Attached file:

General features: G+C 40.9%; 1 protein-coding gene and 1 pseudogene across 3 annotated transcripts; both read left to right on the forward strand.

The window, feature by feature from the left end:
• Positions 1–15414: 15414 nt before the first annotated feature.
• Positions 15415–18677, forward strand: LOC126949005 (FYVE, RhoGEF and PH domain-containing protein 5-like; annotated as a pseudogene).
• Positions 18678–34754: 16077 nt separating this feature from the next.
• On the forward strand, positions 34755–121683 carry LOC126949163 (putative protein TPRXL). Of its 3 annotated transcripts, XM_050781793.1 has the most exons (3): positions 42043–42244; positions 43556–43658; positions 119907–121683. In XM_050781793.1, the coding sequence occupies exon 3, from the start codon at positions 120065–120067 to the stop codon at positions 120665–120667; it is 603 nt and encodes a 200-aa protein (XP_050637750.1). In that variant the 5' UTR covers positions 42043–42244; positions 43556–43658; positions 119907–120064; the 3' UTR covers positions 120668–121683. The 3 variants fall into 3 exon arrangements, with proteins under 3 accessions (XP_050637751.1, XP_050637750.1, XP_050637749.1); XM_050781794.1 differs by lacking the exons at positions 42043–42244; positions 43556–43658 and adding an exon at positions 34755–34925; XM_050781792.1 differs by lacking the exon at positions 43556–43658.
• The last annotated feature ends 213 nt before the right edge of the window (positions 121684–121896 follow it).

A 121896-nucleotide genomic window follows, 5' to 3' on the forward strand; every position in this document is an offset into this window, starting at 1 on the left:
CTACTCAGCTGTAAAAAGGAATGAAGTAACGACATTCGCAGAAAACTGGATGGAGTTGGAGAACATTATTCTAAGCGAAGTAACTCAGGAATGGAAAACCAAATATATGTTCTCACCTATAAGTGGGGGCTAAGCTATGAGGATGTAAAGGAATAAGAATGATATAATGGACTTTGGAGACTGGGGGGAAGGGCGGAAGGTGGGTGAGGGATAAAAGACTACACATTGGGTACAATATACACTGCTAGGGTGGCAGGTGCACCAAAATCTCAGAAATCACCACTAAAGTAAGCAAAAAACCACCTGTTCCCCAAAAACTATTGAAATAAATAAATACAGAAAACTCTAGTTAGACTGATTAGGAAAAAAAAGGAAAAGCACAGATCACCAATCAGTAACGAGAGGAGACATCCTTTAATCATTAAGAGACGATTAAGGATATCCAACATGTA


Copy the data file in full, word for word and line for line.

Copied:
General features: G+C 40.9%; 1 protein-coding gene and 1 pseudogene across 3 annotated transcripts; both read left to right on the forward strand.

The window, feature by feature from the left end:
• Positions 1–15414: 15414 nt before the first annotated feature.
• Positions 15415–18677, forward strand: LOC126949005 (FYVE, RhoGEF and PH domain-containing protein 5-like; annotated as a pseudogene).
• Positions 18678–34754: 16077 nt separating this feature from the next.
• On the forward strand, positions 34755–121683 carry LOC126949163 (putative protein TPRXL). Of its 3 annotated transcripts, XM_050781793.1 has the most exons (3): positions 42043–42244; positions 43556–43658; positions 119907–121683. In XM_050781793.1, the coding sequence occupies exon 3, from the start codon at positions 120065–120067 to the stop codon at positions 120665–120667; it is 603 nt and encodes a 200-aa protein (XP_050637750.1). In that variant the 5' UTR covers positions 42043–42244; positions 43556–43658; positions 119907–120064; the 3' UTR covers positions 120668–121683. The 3 variants fall into 3 exon arrangements, with proteins under 3 accessions (XP_050637751.1, XP_050637750.1, XP_050637749.1); XM_050781794.1 differs by lacking the exons at positions 42043–42244; positions 43556–43658 and adding an exon at positions 34755–34925; XM_050781792.1 differs by lacking the exon at positions 43556–43658.
• The last annotated feature ends 213 nt before the right edge of the window (positions 121684–121896 follow it).

A 121896-nucleotide genomic window follows, 5' to 3' on the forward strand; every position in this document is an offset into this window, starting at 1 on the left:
CTACTCAGCTGTAAAAAGGAATGAAGTAACGACATTCGCAGAAAACTGGATGGAGTTGGAGAACATTATTCTAAGCGAAGTAACTCAGGAATGGAAAACCAAATATATGTTCTCACCTATAAGTGGGGGCTAAGCTATGAGGATGTAAAGGAATAAGAATGATATAATGGACTTTGGAGACTGGGGGGAAGGGCGGAAGGTGGGTGAGGGATAAAAGACTACACATTGGGTACAATATACACTGCTAGGGTGGCAGGTGCACCAAAATCTCAGAAATCACCACTAAAGTAAGCAAAAAACCACCTGTTCCCCAAAAACTATTGAAATAAATAAATACAGAAAACTCTAGTTAGACTGATTAGGAAAAAAAAGGAAAAGCACAGATCACCAATCAGTAACGAGAGGAGACATCCTTTAATCATTAAGAGACGATTAAGGATATCCAACATGTA